Thursday, September 25, 2008

Fuel Inerting

While discussing the recent Qantas B747 incident with some very knowledgeable pilots I learned something that bears more research, about oxygen supply and fuel inerting technology. I'll start with some background and an overview of oxygen supply options in aircraft, before I finally get to the cool stuff that I learned.

The simplest way handle the problem of ensuring people on board can breathe is for the airplane to have an unpressurized cabin and non-turbocharged engines and to be operated only at altitudes where the engines and everyone on board has access to adequate oxygen in the outside air. Pretty much everyone who learns to fly does so in an airplane this simple. It works well. The laws of physics and of the government work in concert to forbid climb beyond a safe altitude.

The next method can be retrofitted into any aircraft, and that is to carry an oxygen cylinder and masks. Gaseous oxygen is compressed into the cylinder and the flow regulated by a valve. There are various mask and flowmeter technologies to ensure comfort and efficient use of the oxygen available, and you've read about some of the ones I've used. You can also have a similar oxygen system built in, which just means that the oxygen cylinder is stowed in a custom compartment, as opposed to in the cabin. Individual occupants attach their masks to outlets throughout the cabin. It has the advantage of being integrated with cockpit systems and seeming more sophisticated to the passengers, but the disadvantages that you can't easily take the cylinder somewhere to be filled and that you're married to masks that fit the outlets that were manufactured into your airplane at the time that Galaga was the pinnacle of videogame technology.

Remember that there IS oxygen at any altitude where airplanes fly, and it is present in the same proportions everywhere. You probably already know that air is 21% oxygen, 78% nitrogen and 1% other gases. we only actually need the oxygen to breathe, the rest could be replaced with something else harmless. So that proportion of oxygen stays the same as you go up, it's just that the air at altitude is at a lower pressure, so there is less of it in the same volume. One lungful of air at 18,000' has half as many oxygen molecules as the same lungful at sea level. If there were a way to cram more of that thin air into your lungs, you would have access to just as much oxygen as at sea level. And there is: pressurization. Under normal circumstances, most high altitude aircraft pressurize the fuselage to a breathable atmosphere. It's important to realize that this isn't a matter of sealing in ground level air and keeping it from escaping. The air in the airline cabin is constantly being replaced with air from the outside, it's just that it's compressed and cooled on the way in. A significant portion of a turbine engine is dedicated to compressing air, and there's enough left over, called bleed air to power some aircraft systems and pressurize the cabin. The airplane is fitted with outflow valves to prevent overpressurization. You can sometimes hear them making horrible whistling sounds. This explains why a small hole in the fuselage doesn't cause movie-style airliner disasters: there are already holes in the fuselage to let the air out. Adding another one might make the pressurization system work a little harder, but escaping air is replaced.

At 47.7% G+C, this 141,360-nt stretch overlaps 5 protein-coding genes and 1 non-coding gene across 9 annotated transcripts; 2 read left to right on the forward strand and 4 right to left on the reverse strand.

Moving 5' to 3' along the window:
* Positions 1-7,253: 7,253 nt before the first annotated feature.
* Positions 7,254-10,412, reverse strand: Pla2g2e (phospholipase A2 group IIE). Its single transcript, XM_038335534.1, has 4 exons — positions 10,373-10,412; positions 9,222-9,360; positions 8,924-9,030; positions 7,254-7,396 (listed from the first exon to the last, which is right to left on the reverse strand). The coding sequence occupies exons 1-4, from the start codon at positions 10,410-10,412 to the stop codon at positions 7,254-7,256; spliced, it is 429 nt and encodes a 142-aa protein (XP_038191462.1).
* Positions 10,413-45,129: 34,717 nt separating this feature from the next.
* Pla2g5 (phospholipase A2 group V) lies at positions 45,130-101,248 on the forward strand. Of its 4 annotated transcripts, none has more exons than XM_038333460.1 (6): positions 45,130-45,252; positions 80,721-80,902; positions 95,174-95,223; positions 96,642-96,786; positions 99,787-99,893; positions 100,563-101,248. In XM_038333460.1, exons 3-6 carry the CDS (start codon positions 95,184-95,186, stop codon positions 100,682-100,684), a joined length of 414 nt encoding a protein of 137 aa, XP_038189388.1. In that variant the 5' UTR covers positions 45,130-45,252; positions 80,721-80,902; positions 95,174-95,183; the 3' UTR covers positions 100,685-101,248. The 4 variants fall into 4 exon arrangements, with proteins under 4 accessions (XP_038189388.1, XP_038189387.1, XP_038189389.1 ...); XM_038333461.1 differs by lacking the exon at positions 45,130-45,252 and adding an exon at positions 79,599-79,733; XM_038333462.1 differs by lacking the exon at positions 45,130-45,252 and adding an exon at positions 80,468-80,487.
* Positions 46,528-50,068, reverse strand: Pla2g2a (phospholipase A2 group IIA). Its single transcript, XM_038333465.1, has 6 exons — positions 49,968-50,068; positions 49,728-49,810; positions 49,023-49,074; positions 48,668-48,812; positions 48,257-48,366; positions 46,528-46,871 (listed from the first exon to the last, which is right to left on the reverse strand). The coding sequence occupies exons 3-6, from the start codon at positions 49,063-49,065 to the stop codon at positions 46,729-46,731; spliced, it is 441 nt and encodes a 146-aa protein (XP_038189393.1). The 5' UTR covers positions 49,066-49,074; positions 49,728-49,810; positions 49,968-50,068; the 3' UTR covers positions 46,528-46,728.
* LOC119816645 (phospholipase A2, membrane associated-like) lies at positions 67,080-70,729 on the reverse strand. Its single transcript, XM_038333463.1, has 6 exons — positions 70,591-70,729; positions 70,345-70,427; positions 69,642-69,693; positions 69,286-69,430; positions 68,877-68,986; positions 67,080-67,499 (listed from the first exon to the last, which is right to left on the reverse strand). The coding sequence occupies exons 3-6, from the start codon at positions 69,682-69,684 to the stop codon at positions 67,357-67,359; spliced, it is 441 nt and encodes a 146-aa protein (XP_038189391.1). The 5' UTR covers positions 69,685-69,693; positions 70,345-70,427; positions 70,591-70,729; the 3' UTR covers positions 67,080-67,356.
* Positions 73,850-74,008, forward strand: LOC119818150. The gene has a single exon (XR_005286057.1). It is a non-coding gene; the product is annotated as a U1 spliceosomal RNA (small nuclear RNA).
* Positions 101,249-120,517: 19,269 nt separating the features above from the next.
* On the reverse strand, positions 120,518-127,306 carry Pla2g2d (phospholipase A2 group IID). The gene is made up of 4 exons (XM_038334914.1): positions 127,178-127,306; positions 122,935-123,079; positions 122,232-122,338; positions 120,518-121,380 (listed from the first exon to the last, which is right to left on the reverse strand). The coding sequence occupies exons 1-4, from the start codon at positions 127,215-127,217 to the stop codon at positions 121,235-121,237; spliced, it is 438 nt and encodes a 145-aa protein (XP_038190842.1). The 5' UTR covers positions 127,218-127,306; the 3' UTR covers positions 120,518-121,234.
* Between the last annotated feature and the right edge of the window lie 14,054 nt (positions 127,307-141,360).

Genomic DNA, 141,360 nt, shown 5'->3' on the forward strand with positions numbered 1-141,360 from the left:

Sometimes, like on the Qantas flight I mentioned, something happens to create a bigger hole in the fuselage. The pressurization system can no longer keep up with the outflow, and the airplane depressurizes. The checklist in such a case calls pilots to don their own oxygen masks and commence an emergency descent. That means they cause the airplane to descend just as fast as it structurally can. Kind of a fun one to practice! Pressurized aircraft are required to have a supplemental oxygen system in place to allow everyone to breathe during the time it takes to descend from cruise altitude to ten thousand feet, where there is breathable pressure. In an airliner, pilot emergency oxygen is always supplied from oxygen bottles, as their masks are positive pressure, designed not just to increase the partial pressure of oxygen, but to exclude noxious substances like smoke. That's because pilots have to perform useful functions in an emergency, while passengers just have to stay alive. It's fair, really.

This is all extra scary for unknowing passengers because they witness the depressurization event, probably accompanied by a loud noise. The masks drop, which despite all the safety briefings still awaken some human fright instinct based on snakes dropping out of trees. The drop in cabin pressure is such that moisture in the air may condense into mist, which looks like smoke, and then the airplane plummets. Try to keep in mind, if this happens to you, that the plummeting is deliberate and for your own good. The masks really aren't designed to muffle your screams in order to maintain the concentration of the flight crew, (but I'm not saying that might not be a useful auxiliary function) so put them on and breathe normally.